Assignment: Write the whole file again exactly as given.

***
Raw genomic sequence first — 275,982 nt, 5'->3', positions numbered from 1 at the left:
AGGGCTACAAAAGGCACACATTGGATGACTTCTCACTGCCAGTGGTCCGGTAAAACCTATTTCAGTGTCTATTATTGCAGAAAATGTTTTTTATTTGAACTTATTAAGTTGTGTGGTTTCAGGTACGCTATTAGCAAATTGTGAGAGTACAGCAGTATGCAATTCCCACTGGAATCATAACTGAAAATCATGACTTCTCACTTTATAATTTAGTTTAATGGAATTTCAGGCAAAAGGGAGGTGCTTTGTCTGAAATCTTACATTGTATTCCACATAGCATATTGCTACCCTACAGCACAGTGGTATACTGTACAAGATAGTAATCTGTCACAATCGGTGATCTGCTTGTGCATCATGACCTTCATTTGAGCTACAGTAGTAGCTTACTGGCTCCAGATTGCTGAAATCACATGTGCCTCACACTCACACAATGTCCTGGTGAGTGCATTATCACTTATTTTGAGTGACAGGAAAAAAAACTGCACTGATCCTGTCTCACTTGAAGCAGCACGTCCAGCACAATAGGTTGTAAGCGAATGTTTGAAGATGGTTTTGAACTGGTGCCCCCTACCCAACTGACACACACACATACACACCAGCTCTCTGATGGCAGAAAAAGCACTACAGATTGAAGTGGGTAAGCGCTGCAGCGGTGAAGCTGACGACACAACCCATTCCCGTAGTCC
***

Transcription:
Raw genomic sequence first — 275,982 nt, 5'->3', positions numbered from 1 at the left:
AGGGCTACAAAAGGCACACATTGGATGACTTCTCACTGCCAGTGGTCCGGTAAAACCTATTTCAGTGTCTATTATTGCAGAAAATGTTTTTTATTTGAACTTATTAAGTTGTGTGGTTTCAGGTACGCTATTAGCAAATTGTGAGAGTACAGCAGTATGCAATTCCCACTGGAATCATAACTGAAAATCATGACTTCTCACTTTATAATTTAGTTTAATGGAATTTCAGGCAAAAGGGAGGTGCTTTGTCTGAAATCTTACATTGTATTCCACATAGCATATTGCTACCCTACAGCACAGTGGTATACTGTACAAGATAGTAATCTGTCACAATCGGTGATCTGCTTGTGCATCATGACCTTCATTTGAGCTACAGTAGTAGCTTACTGGCTCCAGATTGCTGAAATCACATGTGCCTCACACTCACACAATGTCCTGGTGAGTGCATTATCACTTATTTTGAGTGACAGGAAAAAAAACTGCACTGATCCTGTCTCACTTGAAGCAGCACGTCCAGCACAATAGGTTGTAAGCGAATGTTTGAAGATGGTTTTGAACTGGTGCCCCCTACCCAACTGACACACACACATACACACCAGCTCTCTGATGGCAGAAAAAGCACTACAGATTGAAGTGGGTAAGCGCTGCAGCGGTGAAGCTGACGACACAACCCATTCCCGTAGTCC